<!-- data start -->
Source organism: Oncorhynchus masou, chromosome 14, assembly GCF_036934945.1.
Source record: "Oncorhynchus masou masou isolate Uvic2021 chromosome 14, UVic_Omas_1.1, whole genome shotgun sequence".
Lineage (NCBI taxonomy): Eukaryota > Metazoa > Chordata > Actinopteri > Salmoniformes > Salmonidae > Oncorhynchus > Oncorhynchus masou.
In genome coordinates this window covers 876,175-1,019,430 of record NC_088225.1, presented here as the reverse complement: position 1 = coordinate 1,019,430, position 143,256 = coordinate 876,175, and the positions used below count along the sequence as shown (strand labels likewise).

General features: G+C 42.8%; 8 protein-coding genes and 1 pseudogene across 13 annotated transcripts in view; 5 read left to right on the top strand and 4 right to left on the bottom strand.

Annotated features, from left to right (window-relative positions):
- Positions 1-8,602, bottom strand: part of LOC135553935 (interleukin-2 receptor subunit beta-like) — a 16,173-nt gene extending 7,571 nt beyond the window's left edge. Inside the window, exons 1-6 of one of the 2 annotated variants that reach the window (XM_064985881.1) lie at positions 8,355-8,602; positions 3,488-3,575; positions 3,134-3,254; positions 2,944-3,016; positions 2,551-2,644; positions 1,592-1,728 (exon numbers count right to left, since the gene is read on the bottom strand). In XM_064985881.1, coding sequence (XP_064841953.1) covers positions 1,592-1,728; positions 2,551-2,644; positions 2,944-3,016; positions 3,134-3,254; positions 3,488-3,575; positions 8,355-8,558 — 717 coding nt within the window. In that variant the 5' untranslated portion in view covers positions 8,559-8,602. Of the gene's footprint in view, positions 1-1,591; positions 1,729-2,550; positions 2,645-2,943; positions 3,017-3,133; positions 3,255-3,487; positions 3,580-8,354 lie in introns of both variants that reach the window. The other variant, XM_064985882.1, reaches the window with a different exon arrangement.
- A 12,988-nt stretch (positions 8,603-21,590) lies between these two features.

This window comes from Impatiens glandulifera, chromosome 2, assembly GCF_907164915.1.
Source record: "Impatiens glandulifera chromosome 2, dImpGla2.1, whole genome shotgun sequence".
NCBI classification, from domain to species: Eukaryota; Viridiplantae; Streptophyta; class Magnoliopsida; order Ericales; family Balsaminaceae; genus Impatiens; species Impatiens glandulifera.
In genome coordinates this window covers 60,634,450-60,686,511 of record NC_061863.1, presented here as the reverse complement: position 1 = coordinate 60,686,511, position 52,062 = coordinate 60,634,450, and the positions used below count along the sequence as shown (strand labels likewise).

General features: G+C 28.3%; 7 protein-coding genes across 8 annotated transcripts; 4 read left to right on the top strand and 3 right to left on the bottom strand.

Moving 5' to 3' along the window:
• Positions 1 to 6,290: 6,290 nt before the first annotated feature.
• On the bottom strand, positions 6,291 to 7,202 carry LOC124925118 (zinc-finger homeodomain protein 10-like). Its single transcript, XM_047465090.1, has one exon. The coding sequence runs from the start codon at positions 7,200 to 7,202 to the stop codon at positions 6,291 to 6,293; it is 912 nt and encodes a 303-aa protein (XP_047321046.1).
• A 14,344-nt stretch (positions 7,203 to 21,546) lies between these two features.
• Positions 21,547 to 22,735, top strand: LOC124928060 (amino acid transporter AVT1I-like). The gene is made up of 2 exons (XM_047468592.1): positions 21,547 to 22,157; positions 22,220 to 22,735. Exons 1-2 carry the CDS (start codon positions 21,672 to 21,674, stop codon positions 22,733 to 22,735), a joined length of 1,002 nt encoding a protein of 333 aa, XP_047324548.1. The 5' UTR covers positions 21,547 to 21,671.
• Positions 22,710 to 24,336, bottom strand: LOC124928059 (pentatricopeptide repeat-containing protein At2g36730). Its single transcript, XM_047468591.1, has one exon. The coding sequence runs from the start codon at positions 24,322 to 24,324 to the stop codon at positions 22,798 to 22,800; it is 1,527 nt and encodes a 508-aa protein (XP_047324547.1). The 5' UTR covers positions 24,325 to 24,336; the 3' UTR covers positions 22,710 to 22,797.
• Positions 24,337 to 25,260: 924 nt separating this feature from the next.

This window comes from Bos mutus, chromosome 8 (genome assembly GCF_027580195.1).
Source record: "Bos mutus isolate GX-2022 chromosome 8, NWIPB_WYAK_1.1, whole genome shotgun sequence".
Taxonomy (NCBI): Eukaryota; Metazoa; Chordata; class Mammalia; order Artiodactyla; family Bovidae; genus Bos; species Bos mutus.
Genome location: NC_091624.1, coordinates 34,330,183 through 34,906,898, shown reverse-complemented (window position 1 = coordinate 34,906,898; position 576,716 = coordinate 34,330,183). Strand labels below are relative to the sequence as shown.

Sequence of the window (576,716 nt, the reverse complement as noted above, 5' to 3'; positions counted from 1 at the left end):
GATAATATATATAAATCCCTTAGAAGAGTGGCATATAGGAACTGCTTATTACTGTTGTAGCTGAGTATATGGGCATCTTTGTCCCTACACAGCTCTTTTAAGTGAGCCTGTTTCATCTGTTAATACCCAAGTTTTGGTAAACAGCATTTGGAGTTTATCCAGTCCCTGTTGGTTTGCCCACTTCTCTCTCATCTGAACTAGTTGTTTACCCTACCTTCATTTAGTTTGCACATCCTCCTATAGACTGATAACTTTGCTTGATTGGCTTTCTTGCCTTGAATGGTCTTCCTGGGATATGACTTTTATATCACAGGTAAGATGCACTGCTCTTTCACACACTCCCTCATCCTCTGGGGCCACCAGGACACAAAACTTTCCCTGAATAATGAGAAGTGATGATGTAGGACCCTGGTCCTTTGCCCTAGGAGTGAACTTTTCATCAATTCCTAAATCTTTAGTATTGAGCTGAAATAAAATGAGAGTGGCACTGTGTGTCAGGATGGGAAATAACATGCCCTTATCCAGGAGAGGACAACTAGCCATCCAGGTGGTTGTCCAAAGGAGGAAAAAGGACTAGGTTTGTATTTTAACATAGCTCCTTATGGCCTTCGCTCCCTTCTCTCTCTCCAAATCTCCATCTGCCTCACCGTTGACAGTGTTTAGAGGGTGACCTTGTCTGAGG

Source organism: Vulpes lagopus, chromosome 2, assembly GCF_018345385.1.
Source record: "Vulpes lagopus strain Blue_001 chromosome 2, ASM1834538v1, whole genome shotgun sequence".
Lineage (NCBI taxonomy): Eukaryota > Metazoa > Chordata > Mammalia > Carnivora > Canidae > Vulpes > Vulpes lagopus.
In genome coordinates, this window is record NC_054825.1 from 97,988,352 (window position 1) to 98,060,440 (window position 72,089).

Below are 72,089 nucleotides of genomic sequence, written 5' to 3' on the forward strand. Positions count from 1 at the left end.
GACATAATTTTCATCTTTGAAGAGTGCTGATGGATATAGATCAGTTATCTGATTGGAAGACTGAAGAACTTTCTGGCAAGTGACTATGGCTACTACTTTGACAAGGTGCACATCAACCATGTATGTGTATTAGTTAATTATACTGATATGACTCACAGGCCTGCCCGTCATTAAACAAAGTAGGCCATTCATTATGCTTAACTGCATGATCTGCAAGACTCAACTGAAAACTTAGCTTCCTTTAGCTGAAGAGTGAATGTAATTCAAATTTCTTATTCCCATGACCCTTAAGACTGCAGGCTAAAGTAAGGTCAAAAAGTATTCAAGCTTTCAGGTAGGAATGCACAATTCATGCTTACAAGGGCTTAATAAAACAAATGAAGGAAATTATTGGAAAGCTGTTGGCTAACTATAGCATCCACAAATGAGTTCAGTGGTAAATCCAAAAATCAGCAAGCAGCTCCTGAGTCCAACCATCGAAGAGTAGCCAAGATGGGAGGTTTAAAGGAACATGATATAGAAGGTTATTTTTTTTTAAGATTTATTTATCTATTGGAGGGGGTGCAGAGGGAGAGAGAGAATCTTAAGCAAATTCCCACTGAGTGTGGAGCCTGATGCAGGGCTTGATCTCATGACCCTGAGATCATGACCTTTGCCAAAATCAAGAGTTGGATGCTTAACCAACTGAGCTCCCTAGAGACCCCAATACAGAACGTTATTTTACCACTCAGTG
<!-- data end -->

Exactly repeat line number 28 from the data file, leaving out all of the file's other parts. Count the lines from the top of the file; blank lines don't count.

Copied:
Source record: "Vulpes lagopus strain Blue_001 chromosome 2, ASM1834538v1, whole genome shotgun sequence".